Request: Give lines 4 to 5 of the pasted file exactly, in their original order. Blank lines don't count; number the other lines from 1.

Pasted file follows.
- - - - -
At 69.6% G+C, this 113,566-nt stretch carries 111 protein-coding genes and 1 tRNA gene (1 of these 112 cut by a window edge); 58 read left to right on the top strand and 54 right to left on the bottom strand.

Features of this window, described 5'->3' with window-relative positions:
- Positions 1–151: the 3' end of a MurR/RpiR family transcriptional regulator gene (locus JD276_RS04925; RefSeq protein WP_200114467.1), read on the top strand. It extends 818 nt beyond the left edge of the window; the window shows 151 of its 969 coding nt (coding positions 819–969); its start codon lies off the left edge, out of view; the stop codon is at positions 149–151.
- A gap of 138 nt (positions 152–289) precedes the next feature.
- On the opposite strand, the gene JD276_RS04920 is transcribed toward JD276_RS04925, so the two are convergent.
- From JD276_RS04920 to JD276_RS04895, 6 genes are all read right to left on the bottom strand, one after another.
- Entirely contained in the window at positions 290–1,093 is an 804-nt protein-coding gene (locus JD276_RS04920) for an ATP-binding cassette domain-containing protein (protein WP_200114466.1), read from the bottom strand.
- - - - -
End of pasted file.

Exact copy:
- A gap of 138 nt (positions 152–289) precedes the next feature.
- On the opposite strand, the gene JD276_RS04920 is transcribed toward JD276_RS04925, so the two are convergent.